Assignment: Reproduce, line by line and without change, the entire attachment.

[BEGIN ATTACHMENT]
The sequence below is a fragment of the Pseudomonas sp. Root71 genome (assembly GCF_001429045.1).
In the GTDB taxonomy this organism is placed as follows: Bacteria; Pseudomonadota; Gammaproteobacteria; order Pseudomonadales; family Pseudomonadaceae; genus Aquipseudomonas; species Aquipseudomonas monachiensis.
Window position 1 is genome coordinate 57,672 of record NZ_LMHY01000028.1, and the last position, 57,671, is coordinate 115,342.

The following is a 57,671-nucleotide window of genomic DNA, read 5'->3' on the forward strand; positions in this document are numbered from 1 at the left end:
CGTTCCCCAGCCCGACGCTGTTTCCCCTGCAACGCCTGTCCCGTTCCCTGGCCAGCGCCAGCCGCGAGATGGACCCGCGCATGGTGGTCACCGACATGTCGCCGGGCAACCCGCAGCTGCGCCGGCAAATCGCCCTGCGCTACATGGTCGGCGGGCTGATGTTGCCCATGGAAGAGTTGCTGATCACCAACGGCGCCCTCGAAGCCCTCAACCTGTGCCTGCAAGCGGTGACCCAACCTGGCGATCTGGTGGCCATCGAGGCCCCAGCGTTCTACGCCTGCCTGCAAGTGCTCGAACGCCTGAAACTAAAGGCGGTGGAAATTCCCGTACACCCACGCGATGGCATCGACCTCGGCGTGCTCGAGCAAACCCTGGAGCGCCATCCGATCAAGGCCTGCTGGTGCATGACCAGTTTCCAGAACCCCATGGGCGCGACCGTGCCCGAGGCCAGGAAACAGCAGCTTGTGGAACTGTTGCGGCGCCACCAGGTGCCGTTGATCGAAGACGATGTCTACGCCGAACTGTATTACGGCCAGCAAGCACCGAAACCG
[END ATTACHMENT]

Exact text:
The sequence below is a fragment of the Pseudomonas sp. Root71 genome (assembly GCF_001429045.1).
In the GTDB taxonomy this organism is placed as follows: Bacteria; Pseudomonadota; Gammaproteobacteria; order Pseudomonadales; family Pseudomonadaceae; genus Aquipseudomonas; species Aquipseudomonas monachiensis.
Window position 1 is genome coordinate 57,672 of record NZ_LMHY01000028.1, and the last position, 57,671, is coordinate 115,342.

The following is a 57,671-nucleotide window of genomic DNA, read 5'->3' on the forward strand; positions in this document are numbered from 1 at the left end:
CGTTCCCCAGCCCGACGCTGTTTCCCCTGCAACGCCTGTCCCGTTCCCTGGCCAGCGCCAGCCGCGAGATGGACCCGCGCATGGTGGTCACCGACATGTCGCCGGGCAACCCGCAGCTGCGCCGGCAAATCGCCCTGCGCTACATGGTCGGCGGGCTGATGTTGCCCATGGAAGAGTTGCTGATCACCAACGGCGCCCTCGAAGCCCTCAACCTGTGCCTGCAAGCGGTGACCCAACCTGGCGATCTGGTGGCCATCGAGGCCCCAGCGTTCTACGCCTGCCTGCAAGTGCTCGAACGCCTGAAACTAAAGGCGGTGGAAATTCCCGTACACCCACGCGATGGCATCGACCTCGGCGTGCTCGAGCAAACCCTGGAGCGCCATCCGATCAAGGCCTGCTGGTGCATGACCAGTTTCCAGAACCCCATGGGCGCGACCGTGCCCGAGGCCAGGAAACAGCAGCTTGTGGAACTGTTGCGGCGCCACCAGGTGCCGTTGATCGAAGACGATGTCTACGCCGAACTGTATTACGGCCAGCAAGCACCGAAACCG